A peek into my penny-pinching grocery cart

September 6, 2009

Groceries2

“Eating healthy is expensive!” Aughhh that sentiment is like nails on the blackboard to me! Every time I hear those words I swear a little part inside of me dies. Because what a cruel, cruel world we must live in if eating properly is out of reach for the average person.

Except…it doesn’t have to be that way. Despite advertising, despite the food industry, despite the friggen USDA food pyramid – miraculously, it really is not expensive to eat healthy. I swear on my Mark Bittman cookbook. In fact, it can even be cheaper when done the right way.

But of course, here we are, trying to define “healthy” to a generation of Americans brought up on Chewy Chips Ahoy and Jenny Craig. We’re a messed up bunch. After all, what is “healthy”? Is it a 100-calorie pack of chips? An organic soda made with evaporated cane juice? Oh, I know…how about Tofurky?

Get the heck out of here. That’s all marketing, doing what marketing does best – making big bucks!

Healthy eating should not include processed food. Man-made stuff, y’know? As in…stuff that didn’t exist before the industrial age. And all those people who helped create and market these modern foodstuffs? They need to get paid. So Tofurky is not cheap. Nor is it healthy. Because it’s not food. Even if it cost $1.00 I’d still say you’re getting ripped off because it is not food, it’s not something your body can use. It’s just…filler.

Ok, rant over.

I often hear people say that a trip to Whole Foods easily costs them $300. So every now and then I like to give you a peek into my shopping cart and prove that you can shop at a natural food store like Whole Foods and spend way, way less than that. (Even when you buy organic, which I do 80% of the time)

The photo above is from today. From the food we bought, we’re planning to make:
– A double batch of sesame soba noodles
– A double batch of stir-fried greens with tofu
– A double batch of chole/chanaa masala with basmati rice
– 1 lb. homemade ghee (clarified butter)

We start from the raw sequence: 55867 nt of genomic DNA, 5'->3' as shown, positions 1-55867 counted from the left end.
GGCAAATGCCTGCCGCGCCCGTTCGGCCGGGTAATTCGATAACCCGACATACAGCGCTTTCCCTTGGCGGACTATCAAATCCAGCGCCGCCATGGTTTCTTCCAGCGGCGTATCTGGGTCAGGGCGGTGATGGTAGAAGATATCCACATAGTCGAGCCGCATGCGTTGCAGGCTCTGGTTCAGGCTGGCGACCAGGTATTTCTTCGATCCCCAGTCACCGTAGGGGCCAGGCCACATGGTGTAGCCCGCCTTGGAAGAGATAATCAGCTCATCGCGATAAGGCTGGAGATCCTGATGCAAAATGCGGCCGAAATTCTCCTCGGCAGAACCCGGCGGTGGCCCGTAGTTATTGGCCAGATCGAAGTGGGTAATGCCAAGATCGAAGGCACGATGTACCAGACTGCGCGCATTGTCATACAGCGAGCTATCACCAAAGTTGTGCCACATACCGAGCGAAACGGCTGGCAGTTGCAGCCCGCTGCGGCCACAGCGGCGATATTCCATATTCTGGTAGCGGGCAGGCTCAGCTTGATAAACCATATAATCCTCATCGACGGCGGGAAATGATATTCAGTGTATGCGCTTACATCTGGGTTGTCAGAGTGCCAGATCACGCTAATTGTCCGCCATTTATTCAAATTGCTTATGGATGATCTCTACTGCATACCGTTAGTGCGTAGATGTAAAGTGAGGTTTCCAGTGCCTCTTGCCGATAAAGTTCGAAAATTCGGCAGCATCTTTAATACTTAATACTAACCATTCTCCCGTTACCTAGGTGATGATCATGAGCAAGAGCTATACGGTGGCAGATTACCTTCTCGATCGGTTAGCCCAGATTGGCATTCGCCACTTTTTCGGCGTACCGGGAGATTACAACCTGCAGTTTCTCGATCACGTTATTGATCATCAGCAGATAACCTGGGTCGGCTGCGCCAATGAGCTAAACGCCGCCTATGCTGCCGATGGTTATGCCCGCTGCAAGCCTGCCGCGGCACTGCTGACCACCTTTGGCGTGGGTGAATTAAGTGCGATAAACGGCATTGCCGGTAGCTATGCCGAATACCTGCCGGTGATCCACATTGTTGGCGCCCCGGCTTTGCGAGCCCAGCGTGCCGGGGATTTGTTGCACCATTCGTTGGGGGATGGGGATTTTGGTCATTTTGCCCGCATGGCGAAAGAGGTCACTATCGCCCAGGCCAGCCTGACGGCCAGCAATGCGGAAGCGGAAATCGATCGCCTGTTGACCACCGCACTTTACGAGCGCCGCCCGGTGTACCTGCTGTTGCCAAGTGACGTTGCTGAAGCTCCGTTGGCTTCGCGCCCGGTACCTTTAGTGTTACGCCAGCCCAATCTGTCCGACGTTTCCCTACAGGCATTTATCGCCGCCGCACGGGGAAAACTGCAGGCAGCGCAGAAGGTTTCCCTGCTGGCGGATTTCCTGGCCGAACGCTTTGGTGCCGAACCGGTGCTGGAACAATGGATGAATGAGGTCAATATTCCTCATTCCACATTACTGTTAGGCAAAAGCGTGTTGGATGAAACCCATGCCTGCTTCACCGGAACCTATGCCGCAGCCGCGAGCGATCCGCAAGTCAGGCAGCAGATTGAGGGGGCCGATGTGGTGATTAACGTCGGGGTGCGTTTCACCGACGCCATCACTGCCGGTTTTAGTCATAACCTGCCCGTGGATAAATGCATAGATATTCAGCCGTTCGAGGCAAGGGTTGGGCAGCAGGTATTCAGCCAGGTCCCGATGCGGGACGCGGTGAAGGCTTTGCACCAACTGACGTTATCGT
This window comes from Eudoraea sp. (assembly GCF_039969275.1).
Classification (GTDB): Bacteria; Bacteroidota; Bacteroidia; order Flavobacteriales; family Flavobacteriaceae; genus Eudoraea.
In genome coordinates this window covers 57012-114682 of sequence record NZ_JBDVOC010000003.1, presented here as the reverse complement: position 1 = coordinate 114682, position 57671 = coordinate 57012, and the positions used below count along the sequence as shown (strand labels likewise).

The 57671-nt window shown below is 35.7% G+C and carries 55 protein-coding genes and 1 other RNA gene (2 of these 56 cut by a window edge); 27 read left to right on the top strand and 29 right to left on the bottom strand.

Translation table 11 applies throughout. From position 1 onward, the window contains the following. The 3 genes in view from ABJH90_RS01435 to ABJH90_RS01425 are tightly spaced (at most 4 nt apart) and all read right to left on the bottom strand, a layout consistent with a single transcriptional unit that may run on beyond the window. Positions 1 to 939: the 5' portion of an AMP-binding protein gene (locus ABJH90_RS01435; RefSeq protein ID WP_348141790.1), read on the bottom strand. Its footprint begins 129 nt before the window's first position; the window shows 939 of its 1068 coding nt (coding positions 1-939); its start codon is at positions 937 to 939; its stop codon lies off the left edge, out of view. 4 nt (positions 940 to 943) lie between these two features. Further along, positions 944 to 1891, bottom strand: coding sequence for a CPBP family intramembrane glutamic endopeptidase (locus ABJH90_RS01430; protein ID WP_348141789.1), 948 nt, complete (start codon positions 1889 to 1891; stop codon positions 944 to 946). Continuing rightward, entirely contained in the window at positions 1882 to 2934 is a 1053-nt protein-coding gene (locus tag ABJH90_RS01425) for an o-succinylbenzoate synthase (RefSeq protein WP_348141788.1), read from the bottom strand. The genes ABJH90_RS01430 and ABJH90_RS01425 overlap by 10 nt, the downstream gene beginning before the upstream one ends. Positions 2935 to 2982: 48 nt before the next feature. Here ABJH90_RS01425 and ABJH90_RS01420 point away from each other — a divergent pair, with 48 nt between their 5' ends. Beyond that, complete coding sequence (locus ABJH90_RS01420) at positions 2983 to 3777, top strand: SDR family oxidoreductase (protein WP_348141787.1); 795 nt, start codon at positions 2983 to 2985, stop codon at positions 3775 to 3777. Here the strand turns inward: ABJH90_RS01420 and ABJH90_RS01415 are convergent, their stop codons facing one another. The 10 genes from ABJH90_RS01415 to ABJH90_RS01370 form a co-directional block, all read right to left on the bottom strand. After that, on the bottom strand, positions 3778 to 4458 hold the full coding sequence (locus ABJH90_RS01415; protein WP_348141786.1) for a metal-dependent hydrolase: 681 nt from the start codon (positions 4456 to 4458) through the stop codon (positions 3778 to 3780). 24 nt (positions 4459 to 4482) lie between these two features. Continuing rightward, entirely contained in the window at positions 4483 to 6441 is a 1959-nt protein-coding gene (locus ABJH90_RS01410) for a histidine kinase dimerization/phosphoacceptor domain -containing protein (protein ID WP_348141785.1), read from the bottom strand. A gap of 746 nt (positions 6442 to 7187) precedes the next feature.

– Veggie slaw to bring to a picnic
– 2 lbs. tandoori chicken also for the picnic
– A batch of creamy cauliflower soup
– Breakfast for the week
– Oh yeah and our cats can eat, too.

This is going to be more than enough for the two of us for the week. Wanna come over for dinner? Our bill came to $117.96.

Receipt2

Not convinced? I’ll share another cart-full. This one was special. We relied heavily on the bulk section, buying grains and beans that cost only pennies yet create meals for a week. And we bought no meat, only some eggs. Animal products are expensive, especially when they are of good quality. Fortunately, most people don’t need to eat meat every day of the week.

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And the bill? $54.74.

Receipt1

Whoa! See, you can do it! Here are some tips for eating real, healthy, wholesome food without breaking the bank:
1. Cut back on animal products
2. Eat more beans and whole grains
3. Learn to adore the bulk aisle, buy only what you need
4. Drink water, cut back on bottled beverages
5. Eliminate prepared/processed food
6. Use what you have already, even if it means changing a recipe a little.
7. Plan, plan, plan. Don’t put it in your cart without knowing what you’re going to do with it.

Bam! Your bill will be slimmer, and frankly…so will you.